‘The Way Back: How Christians Blew Their Credibility and How We Get It Back’

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By Christopher Doughty –

“The Way Back” is a collaboration between Christian media and marketing professionals Phil Cooke, PhD and Jonathan Bock. Mixing humor and censure, ancient and modern, doctrine and action, the book’s core question is this: “How can we change the perception of today’s culture toward Christians and Christianity?”

As marketing experts, the authors initially interpret the public’s negative perception of Christianity as a marketing problem—something to be corrected with the right messaging. Soon, however, the rhetoric shifts from a problem of perception to one of demonstration.

Continuing with their marketing analogy, the authors argue that the source of Christianity’s image problem isn’t in its presentation or its audience, but rather, its sales force. Christians, the salespeople for Christianity, fail to sell society on the product of the gospel because we don’t understand it, we don’t have confidence in it, and we don’t use it ourselves. In other words, most professing Christians in the U.S. today have a shallow understanding of the Bible, a marginal relationship with God and the church, and little implementation of biblical precepts, especially in the areas of service and personal holiness. No amount of marketing will improve the cultural standing of Christianity in America because the public’s criticisms are valid—they are perceiving the real hypocrisy that exists between our message and our example. The core message of the book is that example speaks louder than any other form of influence, and that if Christians want to see social change, they must be the change they want to see in society, instead of complaining about society.

Next, the book considers the Early Church and how its radical displays of love shocked, threatened and eventually charmed Roman society. Faced with horrific persecution, the Early Christians’ feats of defiant love were only possible through an intense devotion to what the authors call the “S7 Mysteries”—seven aspects of Christian living that include surrender, scripture, submission, service, sacrifice, simplicity and suffering. After describing the behaviors of the Early Church that we should emulate, the book segues into a discussion of the qualities that contemporary Christians should relinquish, including complacency, pride and defensiveness. Here, the book almost back-pedals into a marketing focus, emphasizing the harmony needed between the message and the messenger: “If the message of the gospel drives people away, so be it. But if our attitude, behavior or approach drives them away, then it’s simply wrong.”

The remainder of the book explores potential areas of practical service that could communicate Christian love in a socially impactful way. This section bears a striking resemblance to William Booth’s “schemes” and “crusades” in “In Darkest England,” and like “In Darkest England,” a far greater portion of “The Way Back” is dedicated to brainstorming solutions than pontificating on the problems. Also like “In Darkest England,” however, some of the proposed solutions seem more realistic than others. For example, with the “Craigslist Christmas” concept, in which individuals would meet up with needy parents they met online, the safety risk just doesn’t seem worth it when you could volunteer with an organization like The Salvation Army to assist low-income families with their Christmas shopping, especially now that many of our distribution sites have a shopping-style model.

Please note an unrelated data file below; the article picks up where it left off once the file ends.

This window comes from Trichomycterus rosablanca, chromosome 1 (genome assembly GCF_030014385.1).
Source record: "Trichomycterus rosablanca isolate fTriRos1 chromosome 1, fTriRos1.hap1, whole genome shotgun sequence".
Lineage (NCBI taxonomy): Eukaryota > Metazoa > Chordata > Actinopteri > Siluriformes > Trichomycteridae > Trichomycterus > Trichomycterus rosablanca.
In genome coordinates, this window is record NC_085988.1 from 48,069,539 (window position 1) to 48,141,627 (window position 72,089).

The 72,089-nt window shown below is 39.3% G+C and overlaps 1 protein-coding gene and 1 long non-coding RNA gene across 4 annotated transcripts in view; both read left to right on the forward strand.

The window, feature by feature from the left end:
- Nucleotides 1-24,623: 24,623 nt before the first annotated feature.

The notion of making the public foster care system obsolete through church adoptions also seemed a little naïve to me. Sure, the public foster care system’s numbers aren’t great, but it seems like quite a stretch to assume that the church’s performance would be any better, considering the church has also had to grapple with issues of abuse within its own ranks (hence The Salvation Army’s rigorous child safety training requirements). On balance, however, even though specific ideas may be flawed, this section is effective at reorienting the Christian audience to a mindset of service, as well as generating ideas about how we can serve. Each service concept includes an existing example of the idea being proposed, which provides encouragement and makes the ideas seem more tangible and practicable.

While “The Way Back” addresses a number of serious topics, it often adds a dash of irreverent—and enjoyable—humor. When discussing the mismatch between our message and our example, for instance, the authors describe Christians as “the fat guy at the gym who’s lecturing everyone else about health,” going on to say that, “working out is hard, but wearing yoga pants is easy.” Another pleasing aspect of the book is the authors’ extensive incorporation of insights from prominent Christian thinkers across time, from Tatian and Dionysius to C.S. Lewis and Tim Keller. Although this book has four parts, none of them are very long, and at 18 chapters, it would probably fit well within the structure of a short-term weekly Bible study. The reading level is moderate, so this book should be accessible to people in their teens and upwards. Readers hoping to improve the cultural perception of Christianity will finish this book looking for ways to deepen their relationship with God and make a positive impact in their communities.

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